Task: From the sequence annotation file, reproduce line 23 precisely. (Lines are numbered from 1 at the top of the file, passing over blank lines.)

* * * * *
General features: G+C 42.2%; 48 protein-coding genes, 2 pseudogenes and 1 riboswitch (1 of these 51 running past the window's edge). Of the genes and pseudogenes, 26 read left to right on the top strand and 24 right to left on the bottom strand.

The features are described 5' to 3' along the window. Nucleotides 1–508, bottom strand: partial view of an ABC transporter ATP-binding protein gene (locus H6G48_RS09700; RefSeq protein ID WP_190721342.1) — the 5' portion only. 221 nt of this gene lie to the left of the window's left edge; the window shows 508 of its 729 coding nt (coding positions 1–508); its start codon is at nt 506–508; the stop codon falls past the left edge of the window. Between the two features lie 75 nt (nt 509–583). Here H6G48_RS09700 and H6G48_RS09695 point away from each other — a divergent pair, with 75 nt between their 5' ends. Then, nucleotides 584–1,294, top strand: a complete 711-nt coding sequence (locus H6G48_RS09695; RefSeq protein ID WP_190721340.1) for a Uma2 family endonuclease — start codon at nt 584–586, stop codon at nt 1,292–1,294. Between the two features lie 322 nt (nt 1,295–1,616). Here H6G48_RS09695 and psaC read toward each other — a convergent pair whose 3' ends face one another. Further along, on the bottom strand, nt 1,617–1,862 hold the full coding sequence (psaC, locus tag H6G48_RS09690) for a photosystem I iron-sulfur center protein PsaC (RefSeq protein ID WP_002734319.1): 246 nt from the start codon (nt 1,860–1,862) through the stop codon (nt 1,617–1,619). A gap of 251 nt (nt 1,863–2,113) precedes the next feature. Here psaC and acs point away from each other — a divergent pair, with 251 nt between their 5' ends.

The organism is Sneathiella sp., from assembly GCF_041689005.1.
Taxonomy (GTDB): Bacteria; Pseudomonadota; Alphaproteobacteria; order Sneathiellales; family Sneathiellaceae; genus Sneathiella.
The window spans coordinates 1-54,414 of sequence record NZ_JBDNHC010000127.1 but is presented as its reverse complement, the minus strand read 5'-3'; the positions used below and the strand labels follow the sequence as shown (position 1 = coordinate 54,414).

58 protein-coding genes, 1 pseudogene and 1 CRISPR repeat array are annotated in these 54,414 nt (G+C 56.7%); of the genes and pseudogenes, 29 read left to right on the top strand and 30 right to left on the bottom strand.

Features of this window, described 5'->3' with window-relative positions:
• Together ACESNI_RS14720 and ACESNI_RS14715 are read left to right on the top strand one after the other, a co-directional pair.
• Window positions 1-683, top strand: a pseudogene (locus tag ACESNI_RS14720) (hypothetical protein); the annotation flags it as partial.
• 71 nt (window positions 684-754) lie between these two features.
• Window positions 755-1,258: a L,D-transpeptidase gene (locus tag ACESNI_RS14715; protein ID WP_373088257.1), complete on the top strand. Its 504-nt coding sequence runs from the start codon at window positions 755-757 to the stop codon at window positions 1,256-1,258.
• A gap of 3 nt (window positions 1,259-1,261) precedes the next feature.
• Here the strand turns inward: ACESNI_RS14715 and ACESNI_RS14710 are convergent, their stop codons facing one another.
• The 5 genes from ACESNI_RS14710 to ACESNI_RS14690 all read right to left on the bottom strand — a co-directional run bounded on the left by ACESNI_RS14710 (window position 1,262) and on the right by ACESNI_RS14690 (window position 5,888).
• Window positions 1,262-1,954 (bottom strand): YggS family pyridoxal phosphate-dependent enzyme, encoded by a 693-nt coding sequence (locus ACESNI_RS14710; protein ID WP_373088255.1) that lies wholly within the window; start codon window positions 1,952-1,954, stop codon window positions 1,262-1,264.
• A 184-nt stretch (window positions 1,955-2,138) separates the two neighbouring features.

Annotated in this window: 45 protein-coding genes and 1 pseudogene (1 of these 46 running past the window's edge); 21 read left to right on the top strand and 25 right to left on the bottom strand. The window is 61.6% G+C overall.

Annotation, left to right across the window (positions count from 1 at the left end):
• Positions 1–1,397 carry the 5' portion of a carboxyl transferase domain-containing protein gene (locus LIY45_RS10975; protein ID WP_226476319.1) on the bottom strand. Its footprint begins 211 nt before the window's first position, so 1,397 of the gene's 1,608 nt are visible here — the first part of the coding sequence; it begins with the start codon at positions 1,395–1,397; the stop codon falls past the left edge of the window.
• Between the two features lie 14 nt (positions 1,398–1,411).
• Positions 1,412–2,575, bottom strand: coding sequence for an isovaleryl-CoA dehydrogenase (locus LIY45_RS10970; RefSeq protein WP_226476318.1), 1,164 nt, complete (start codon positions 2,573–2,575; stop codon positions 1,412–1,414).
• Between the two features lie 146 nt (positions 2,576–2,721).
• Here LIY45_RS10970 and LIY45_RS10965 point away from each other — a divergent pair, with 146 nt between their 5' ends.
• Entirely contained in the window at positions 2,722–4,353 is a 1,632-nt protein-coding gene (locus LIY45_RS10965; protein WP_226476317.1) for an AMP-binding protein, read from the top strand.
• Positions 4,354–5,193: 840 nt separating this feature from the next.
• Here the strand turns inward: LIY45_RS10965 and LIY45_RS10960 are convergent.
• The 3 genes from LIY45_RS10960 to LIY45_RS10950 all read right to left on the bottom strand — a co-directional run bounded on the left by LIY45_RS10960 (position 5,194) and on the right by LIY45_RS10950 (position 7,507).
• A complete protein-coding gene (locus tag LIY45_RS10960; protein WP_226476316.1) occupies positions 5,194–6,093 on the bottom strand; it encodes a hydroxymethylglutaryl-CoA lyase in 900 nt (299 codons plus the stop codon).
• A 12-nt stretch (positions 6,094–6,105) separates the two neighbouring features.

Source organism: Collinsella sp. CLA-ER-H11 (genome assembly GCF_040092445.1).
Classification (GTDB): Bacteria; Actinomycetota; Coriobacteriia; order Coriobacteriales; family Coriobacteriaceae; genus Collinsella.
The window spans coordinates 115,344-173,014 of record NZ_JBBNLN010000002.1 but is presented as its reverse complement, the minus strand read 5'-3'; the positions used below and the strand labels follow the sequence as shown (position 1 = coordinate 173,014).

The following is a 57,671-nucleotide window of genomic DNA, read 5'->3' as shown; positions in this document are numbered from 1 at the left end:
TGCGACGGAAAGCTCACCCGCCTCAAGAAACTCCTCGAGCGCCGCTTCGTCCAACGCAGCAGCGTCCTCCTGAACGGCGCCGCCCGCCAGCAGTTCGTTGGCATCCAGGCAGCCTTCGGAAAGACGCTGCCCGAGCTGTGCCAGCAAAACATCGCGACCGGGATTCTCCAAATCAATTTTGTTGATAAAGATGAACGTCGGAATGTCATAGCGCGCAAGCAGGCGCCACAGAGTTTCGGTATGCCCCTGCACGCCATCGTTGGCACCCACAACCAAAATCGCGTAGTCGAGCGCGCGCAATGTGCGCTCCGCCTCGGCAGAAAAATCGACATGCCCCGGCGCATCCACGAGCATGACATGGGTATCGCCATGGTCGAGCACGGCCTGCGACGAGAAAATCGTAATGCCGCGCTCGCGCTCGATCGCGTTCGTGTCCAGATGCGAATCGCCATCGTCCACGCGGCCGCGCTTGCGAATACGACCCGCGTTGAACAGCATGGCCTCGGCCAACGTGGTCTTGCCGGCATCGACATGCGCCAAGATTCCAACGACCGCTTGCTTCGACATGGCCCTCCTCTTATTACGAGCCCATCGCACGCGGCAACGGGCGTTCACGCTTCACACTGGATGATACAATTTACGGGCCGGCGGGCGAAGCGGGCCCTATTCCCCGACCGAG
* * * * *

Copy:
• Here LIY45_RS10970 and LIY45_RS10965 point away from each other — a divergent pair, with 146 nt between their 5' ends.